[Met Performance] CID:255810
New production
Don Pasquale {83} Metropolitan Opera House: 12/7/1978.

(Debuts: Håkan Hagegård, Nicola Rescigno
Review)


Metropolitan Opera House
December 7, 1978
Benefit sponsored by the Metropolitan Opera Guild
for the production funds
New production


DON PASQUALE {83}
Donizetti-Ruffini

Don Pasquale............Gabriel Bacquier
Norina..................Beverly Sills
Ernesto.................Nicolai Gedda
Dr. Malatesta...........Håkan Hagegård [Debut]
Notary..................Nico Castel
Servant.................Unknown

Conductor...............Nicola Rescigno [Debut]

Production..............John Dexter
Designer................Desmond Heeley
Lighting designer.......Gil Wechsler

Production gift of the Edith C. Blum Foundation

Don Pasquale received twenty-three performances this season.

Review of Harold C. Schonberg in The New York Times

Dexter Stages 'Don Pasquale' for Miss Sills at the Met

Donizetti's "Don Pasquale," never missing for a long time from any opera house, returned to the Metropolitan Opera on Thursday night after an absence of a few years. It was a brand new production, conceived by John Dexter, with sets and costumes by Desmond Heeley. The opera seems to invite directorial tinkering. It was only about five years ago that Julliard staged a "Don Pasquale' that put the action into the Italy of the 1920's, complete with vintage cars. Mr. Dexter is not that contemporary. His "Pasquale" is placed in Rome in the early 1900's.

It is a candy-box production, with a valentinelike rectangle framing the stage and closing the action into a relatively small space. The idea is to achieve greater intimacy. The settings and props are rococo and rather elaborate. Don Pasquale'' garden is a grotto that any Italian duke would have been glad to claim. Norina's terrace is more than comfortable; it is lavish. She is doing all right for a widow described as poor but honest. Or is Dr. Malatesta keeping her? Let us hastily change the subject.

It is cute as all get-out, this production, but it does not particularly impress as Italian. It is too slick, too international. But it does no great harm to the opera, as the Dexter staging of "The Bartered Bride" did, and one is willing to go along with it. There also is the inevitable slapstick that every director here and abroad indigoes in. Mr. Dexter did play for easy laughs, but at least he tried to make the characters human, and he handles the episode in which Norina slaps Don Pasquale with more sensitively than most directors do.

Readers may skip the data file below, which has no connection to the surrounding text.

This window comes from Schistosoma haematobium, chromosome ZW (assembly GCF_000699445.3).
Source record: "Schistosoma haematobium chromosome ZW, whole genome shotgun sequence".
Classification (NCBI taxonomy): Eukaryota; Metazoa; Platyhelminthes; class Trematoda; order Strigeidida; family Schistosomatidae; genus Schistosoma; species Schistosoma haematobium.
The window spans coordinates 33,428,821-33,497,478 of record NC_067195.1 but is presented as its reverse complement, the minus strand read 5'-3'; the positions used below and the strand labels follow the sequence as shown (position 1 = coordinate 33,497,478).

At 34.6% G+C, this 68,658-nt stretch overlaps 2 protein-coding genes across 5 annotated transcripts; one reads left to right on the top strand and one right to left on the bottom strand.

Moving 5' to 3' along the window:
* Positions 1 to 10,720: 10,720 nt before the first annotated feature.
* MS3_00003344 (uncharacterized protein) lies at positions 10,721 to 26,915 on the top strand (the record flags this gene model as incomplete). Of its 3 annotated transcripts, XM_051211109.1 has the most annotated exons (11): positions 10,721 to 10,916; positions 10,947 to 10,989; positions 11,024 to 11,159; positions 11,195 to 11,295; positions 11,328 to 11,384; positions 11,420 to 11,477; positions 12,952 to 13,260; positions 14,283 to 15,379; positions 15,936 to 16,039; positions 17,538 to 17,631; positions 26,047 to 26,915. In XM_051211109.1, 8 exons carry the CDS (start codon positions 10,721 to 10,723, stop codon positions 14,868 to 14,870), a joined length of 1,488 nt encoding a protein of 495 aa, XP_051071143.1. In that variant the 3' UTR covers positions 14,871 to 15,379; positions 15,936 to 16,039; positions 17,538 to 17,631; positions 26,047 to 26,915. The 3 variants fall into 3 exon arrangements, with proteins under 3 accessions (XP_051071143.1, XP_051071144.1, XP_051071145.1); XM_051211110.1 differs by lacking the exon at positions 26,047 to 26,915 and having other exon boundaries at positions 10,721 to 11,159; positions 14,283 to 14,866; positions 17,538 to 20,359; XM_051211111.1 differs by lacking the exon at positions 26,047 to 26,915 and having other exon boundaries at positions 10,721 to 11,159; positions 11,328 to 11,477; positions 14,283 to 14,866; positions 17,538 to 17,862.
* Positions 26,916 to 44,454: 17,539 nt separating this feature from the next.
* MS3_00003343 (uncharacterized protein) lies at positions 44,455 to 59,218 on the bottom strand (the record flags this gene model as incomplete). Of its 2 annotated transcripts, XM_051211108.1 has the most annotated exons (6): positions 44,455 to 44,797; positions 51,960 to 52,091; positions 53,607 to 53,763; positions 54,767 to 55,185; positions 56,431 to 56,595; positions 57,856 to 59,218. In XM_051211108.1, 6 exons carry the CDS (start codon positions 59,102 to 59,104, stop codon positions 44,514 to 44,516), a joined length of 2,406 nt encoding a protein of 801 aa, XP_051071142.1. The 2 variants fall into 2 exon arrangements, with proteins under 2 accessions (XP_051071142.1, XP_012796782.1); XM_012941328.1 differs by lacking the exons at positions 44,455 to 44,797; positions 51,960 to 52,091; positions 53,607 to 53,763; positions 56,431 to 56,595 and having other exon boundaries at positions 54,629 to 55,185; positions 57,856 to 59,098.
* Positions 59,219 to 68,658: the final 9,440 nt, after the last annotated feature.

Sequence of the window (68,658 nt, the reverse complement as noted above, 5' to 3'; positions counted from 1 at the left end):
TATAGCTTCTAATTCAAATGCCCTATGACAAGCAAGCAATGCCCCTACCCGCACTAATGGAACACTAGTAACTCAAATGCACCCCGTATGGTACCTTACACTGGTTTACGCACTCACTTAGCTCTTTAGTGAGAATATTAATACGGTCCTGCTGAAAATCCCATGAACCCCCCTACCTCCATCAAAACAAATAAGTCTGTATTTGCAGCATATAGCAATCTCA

He had some good singing actors to work with. The production was created with Beverly Sills in mind, and she had Nicolai Gedda and Gabriel Bacquier in the cast. Those two admirable veterans never made a false move, dramatically or musically. And Miss Sills, looking radiant and obviously enjoying every minute of the show, made every point, even when the direction had her unnecessarily camping it up. Do girls fresh from the convent sit and act the way Miss Sills did, knees out and squatting in a chair like a washerwoman? The role of Norina did not tax Miss Sills' vocal resources as much as some recent ones she has attempted. It would be idle to claim that she could handle everything in the part, but she paced herself well, avoided elaborate cadenzas or interpolations, and tried to project a clear line. Her work Thursday night was a triumph of experience and professionalism.

Mr. Bacquier is not the roly-poly Don Pasquale of tradition. But he is a wonderful actor, and he caught the essence of a doting old man. He always has been among the most musical of singers, and Thursday night was no exception. Another triumph of experience was the singing of Mr. Gedda, as Ernesto. His is not an ideal bel canto voice these days; it lacks the warmth and sensuous quality of the great exponents of the past. But Mr. Gedda knows how to project a smooth line, even when the tone is rather hard and the top not as responsive as it used to be. He is one of the great stylists.

Making his Met debut was Hakan Hagegard, from Sweden, as Dr. Malatesta. He is young, handsome, an absolutely professional actor, and the possessor of a dependable, well-focused baritone voice. It is not a large instrument, but it projects well and is used with security. Nicola Rescigno conducted. It was his Met debut, too. He is an experienced hand around the opera house, as executive as well as conductor, and he led a traditional performance. The trouble was that it was not very interesting. Everything went well enough, but without much personality.

At this point in the 135-year history of "Don Pasquale," it is not necessary to extol its virtues. Yet one does have a tendency to forget how vital, how funny, how very human the Donizetti comic operas are. Many of us would not trade one "Don Pasquale" for a dozen "Lucias." There may be reservations about the production of "Don Pasquale" that the Met opera has just staged, but the music remains as marvelous as ever.



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